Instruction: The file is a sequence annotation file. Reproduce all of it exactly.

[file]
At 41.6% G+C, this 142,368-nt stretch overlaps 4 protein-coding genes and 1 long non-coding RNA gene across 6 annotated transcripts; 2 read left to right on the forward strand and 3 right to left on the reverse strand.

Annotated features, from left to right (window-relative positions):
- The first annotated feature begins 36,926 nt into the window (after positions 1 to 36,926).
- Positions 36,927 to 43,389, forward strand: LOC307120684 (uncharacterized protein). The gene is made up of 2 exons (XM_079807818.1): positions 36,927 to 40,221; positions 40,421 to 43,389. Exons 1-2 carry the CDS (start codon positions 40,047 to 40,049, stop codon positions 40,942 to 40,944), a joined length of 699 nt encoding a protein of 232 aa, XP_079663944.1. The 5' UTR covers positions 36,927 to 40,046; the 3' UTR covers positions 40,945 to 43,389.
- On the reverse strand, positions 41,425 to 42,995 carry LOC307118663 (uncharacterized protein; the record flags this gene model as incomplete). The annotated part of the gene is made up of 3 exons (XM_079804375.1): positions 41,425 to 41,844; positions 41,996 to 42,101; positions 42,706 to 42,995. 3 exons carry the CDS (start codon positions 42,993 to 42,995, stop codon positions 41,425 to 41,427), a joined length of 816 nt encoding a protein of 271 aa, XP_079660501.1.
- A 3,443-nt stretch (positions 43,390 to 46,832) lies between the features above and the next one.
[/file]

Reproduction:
At 41.6% G+C, this 142,368-nt stretch overlaps 4 protein-coding genes and 1 long non-coding RNA gene across 6 annotated transcripts; 2 read left to right on the forward strand and 3 right to left on the reverse strand.

Annotated features, from left to right (window-relative positions):
- The first annotated feature begins 36,926 nt into the window (after positions 1 to 36,926).
- Positions 36,927 to 43,389, forward strand: LOC307120684 (uncharacterized protein). The gene is made up of 2 exons (XM_079807818.1): positions 36,927 to 40,221; positions 40,421 to 43,389. Exons 1-2 carry the CDS (start codon positions 40,047 to 40,049, stop codon positions 40,942 to 40,944), a joined length of 699 nt encoding a protein of 232 aa, XP_079663944.1. The 5' UTR covers positions 36,927 to 40,046; the 3' UTR covers positions 40,945 to 43,389.
- On the reverse strand, positions 41,425 to 42,995 carry LOC307118663 (uncharacterized protein; the record flags this gene model as incomplete). The annotated part of the gene is made up of 3 exons (XM_079804375.1): positions 41,425 to 41,844; positions 41,996 to 42,101; positions 42,706 to 42,995. 3 exons carry the CDS (start codon positions 42,993 to 42,995, stop codon positions 41,425 to 41,427), a joined length of 816 nt encoding a protein of 271 aa, XP_079660501.1.
- A 3,443-nt stretch (positions 43,390 to 46,832) lies between the features above and the next one.